FORT LAUDERDALE (CBS4) – What do you think of a total ban on cell phone use and texting by drivers?
The National Transportation Safety Board recommended that states should ban the use of cell phones and other electronic devices by all drivers except in the case of an emergency.
“According to NHTSA, more than 3,000 people lost their lives last year in distraction-related accidents,” said NTSB chairman Deborah A.P. Hersman. “It is time for all of us to stand up for safety by turning off electronic devices while driving. No call, no text, no update is worth a human life.”
At first, many love it the idea of a total ban.
“I think it’s a great idea,” said one driver. “I think I even find myself distracted by texting and driving, I’ll admit to it.”
But when drivers hear more details, and realize it means no phone at all, it’s suddenly not such a great idea.
“This means you couldn’t make a quick call to the boyfriend, the husband, the kids, nobody,” explained CBS 4’s Ted Scouten to Jessica Holley. “ With this day, everyone has Bluetooth, hands free head sets, I don’t think there’s a problem utilizing stuff like that,” said Holley.
“You wouldn’t be able to use that,” said Scouten.
With shock in her eyes, Holley quickly said, “I disagree with that then!”
“I just don’t see the difference between hands free talking and talking to a companion in the car,” said driver Angie Wade. “ So I don’t agree with banning the hands free too.”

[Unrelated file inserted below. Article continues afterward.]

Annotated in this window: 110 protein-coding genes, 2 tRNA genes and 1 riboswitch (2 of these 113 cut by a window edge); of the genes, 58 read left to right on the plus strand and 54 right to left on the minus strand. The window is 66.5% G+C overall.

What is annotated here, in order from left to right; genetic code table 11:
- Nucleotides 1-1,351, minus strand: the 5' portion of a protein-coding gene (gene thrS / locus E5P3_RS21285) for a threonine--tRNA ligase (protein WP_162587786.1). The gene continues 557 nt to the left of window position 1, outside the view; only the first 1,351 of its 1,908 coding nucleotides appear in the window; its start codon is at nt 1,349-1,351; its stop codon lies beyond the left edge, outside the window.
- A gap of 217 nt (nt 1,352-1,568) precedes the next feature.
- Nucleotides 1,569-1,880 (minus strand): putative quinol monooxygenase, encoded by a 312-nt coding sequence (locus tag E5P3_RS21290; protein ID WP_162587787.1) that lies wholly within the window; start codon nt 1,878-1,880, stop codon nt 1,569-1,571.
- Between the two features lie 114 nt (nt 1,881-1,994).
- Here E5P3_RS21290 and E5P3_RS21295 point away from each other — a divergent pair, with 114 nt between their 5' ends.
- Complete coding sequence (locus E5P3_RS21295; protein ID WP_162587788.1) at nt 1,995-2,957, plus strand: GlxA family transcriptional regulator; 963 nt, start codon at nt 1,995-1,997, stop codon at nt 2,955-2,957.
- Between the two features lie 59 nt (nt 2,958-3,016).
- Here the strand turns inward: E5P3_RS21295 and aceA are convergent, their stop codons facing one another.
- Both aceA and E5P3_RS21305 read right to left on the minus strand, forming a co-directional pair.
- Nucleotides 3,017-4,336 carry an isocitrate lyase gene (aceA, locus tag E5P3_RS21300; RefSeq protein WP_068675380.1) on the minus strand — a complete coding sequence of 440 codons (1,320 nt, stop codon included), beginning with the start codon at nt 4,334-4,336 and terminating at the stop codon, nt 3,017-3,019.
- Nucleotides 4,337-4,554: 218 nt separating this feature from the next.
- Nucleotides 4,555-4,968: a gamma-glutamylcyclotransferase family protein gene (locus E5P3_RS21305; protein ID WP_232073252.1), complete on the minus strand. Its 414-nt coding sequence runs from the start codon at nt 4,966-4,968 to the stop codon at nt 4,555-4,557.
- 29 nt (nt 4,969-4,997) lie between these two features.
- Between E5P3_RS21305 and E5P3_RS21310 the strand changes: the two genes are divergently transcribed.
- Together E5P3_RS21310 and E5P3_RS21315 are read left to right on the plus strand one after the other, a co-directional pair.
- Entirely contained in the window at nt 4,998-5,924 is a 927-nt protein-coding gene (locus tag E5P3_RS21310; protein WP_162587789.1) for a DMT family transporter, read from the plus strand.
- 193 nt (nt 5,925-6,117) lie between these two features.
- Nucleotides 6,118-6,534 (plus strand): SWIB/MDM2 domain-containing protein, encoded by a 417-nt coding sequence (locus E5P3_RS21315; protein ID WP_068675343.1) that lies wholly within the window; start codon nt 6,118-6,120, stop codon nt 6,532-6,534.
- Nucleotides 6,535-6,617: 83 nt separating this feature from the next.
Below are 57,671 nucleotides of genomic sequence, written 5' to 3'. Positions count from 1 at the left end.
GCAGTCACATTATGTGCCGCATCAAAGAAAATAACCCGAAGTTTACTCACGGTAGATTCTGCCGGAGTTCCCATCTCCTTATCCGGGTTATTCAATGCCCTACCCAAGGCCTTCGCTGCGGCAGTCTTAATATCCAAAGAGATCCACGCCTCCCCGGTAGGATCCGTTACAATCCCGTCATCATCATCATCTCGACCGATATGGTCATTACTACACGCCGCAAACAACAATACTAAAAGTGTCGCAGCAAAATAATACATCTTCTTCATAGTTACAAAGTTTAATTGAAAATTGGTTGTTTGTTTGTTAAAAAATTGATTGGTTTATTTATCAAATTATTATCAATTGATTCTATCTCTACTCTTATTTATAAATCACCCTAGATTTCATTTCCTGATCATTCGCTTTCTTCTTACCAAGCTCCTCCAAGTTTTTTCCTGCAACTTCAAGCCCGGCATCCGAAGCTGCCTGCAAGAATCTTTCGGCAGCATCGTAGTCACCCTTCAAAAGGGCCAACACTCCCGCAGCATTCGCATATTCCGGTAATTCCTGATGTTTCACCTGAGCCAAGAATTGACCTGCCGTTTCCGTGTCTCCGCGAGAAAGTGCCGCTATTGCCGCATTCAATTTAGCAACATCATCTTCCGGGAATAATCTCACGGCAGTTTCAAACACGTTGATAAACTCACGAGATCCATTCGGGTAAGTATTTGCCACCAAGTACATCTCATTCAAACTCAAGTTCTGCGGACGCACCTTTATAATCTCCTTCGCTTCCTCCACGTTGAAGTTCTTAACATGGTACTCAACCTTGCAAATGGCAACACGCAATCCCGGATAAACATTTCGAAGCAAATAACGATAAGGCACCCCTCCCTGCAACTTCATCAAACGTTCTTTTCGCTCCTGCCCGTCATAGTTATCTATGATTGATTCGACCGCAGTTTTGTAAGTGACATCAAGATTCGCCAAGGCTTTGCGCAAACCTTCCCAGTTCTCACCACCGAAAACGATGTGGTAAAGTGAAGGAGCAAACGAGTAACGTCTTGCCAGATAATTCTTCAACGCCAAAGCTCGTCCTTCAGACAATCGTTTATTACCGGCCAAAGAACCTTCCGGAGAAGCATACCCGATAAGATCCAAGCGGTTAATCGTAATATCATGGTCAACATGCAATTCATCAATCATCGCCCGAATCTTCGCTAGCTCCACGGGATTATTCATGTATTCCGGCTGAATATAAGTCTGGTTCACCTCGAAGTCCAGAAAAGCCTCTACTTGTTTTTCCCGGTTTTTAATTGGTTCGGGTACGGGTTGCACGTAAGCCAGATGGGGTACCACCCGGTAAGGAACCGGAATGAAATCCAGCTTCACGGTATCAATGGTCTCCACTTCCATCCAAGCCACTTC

“You should be more responsible and cognizant of what you’re doing on the road,” believe Teag Jones. “ I don’t think there should be a law dictating whether you can use your phone while driving.”
Florida lawmakers have tried for several years to pass a text messaging ban, but have failed to do so. Another texting ban has been proposed for the upcoming 2012 legislative session.
“Doing nothing is not an option at this point,” cautioned Democratic State Senator Eleanor Sobel from Hollywood. She is pushing a “dangers of texting and driving” bill. As much as she wants a total ban – she doesn’t see it happening in the current legislature.
“Reality in Florida is that this is not a priority,” she lamented. “I’d like us to address this issue as we addressed seat belts.”
Right now, the strongest legislation being discussed in Tallahassee is for a total ban on texting and driving. A violation would carry a $30 fine. But it would be a secondary offense, meaning drivers could only be cited if they were pulled over for another infraction. Insiders say the measure will likely fail.